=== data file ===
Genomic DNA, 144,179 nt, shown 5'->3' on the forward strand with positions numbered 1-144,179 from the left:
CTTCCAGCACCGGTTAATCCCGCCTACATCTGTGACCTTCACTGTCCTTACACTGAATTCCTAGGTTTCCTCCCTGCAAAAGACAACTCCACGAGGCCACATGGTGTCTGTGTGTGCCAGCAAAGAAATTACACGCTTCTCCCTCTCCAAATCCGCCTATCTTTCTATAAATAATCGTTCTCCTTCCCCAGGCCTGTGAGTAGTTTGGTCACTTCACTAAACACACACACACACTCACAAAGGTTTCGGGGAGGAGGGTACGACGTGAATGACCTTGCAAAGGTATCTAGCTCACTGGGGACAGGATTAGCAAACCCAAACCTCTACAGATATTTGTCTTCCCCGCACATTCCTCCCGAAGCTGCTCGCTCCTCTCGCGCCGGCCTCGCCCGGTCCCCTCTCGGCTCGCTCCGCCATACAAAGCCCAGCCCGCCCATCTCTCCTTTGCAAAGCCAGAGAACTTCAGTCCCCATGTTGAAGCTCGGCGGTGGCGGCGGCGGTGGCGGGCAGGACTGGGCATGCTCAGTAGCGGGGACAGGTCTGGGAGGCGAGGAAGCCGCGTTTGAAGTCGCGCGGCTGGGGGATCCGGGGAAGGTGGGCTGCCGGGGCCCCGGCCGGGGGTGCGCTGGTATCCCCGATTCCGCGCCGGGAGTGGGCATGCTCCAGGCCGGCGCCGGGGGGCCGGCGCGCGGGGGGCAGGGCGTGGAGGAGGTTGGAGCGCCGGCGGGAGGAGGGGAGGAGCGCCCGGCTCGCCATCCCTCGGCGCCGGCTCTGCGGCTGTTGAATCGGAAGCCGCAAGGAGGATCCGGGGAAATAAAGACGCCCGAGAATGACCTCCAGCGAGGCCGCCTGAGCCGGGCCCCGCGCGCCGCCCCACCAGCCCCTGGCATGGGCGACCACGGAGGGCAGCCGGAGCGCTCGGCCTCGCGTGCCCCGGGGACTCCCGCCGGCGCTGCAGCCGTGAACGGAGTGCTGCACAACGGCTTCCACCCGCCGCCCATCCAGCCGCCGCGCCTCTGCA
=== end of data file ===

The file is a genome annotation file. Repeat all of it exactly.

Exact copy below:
Genomic DNA, 144,179 nt, shown 5'->3' on the forward strand with positions numbered 1-144,179 from the left:
CTTCCAGCACCGGTTAATCCCGCCTACATCTGTGACCTTCACTGTCCTTACACTGAATTCCTAGGTTTCCTCCCTGCAAAAGACAACTCCACGAGGCCACATGGTGTCTGTGTGTGCCAGCAAAGAAATTACACGCTTCTCCCTCTCCAAATCCGCCTATCTTTCTATAAATAATCGTTCTCCTTCCCCAGGCCTGTGAGTAGTTTGGTCACTTCACTAAACACACACACACACTCACAAAGGTTTCGGGGAGGAGGGTACGACGTGAATGACCTTGCAAAGGTATCTAGCTCACTGGGGACAGGATTAGCAAACCCAAACCTCTACAGATATTTGTCTTCCCCGCACATTCCTCCCGAAGCTGCTCGCTCCTCTCGCGCCGGCCTCGCCCGGTCCCCTCTCGGCTCGCTCCGCCATACAAAGCCCAGCCCGCCCATCTCTCCTTTGCAAAGCCAGAGAACTTCAGTCCCCATGTTGAAGCTCGGCGGTGGCGGCGGCGGTGGCGGGCAGGACTGGGCATGCTCAGTAGCGGGGACAGGTCTGGGAGGCGAGGAAGCCGCGTTTGAAGTCGCGCGGCTGGGGGATCCGGGGAAGGTGGGCTGCCGGGGCCCCGGCCGGGGGTGCGCTGGTATCCCCGATTCCGCGCCGGGAGTGGGCATGCTCCAGGCCGGCGCCGGGGGGCCGGCGCGCGGGGGGCAGGGCGTGGAGGAGGTTGGAGCGCCGGCGGGAGGAGGGGAGGAGCGCCCGGCTCGCCATCCCTCGGCGCCGGCTCTGCGGCTGTTGAATCGGAAGCCGCAAGGAGGATCCGGGGAAATAAAGACGCCCGAGAATGACCTCCAGCGAGGCCGCCTGAGCCGGGCCCCGCGCGCCGCCCCACCAGCCCCTGGCATGGGCGACCACGGAGGGCAGCCGGAGCGCTCGGCCTCGCGTGCCCCGGGGACTCCCGCCGGCGCTGCAGCCGTGAACGGAGTGCTGCACAACGGCTTCCACCCGCCGCCCATCCAGCCGCCGCGCCTCTGCA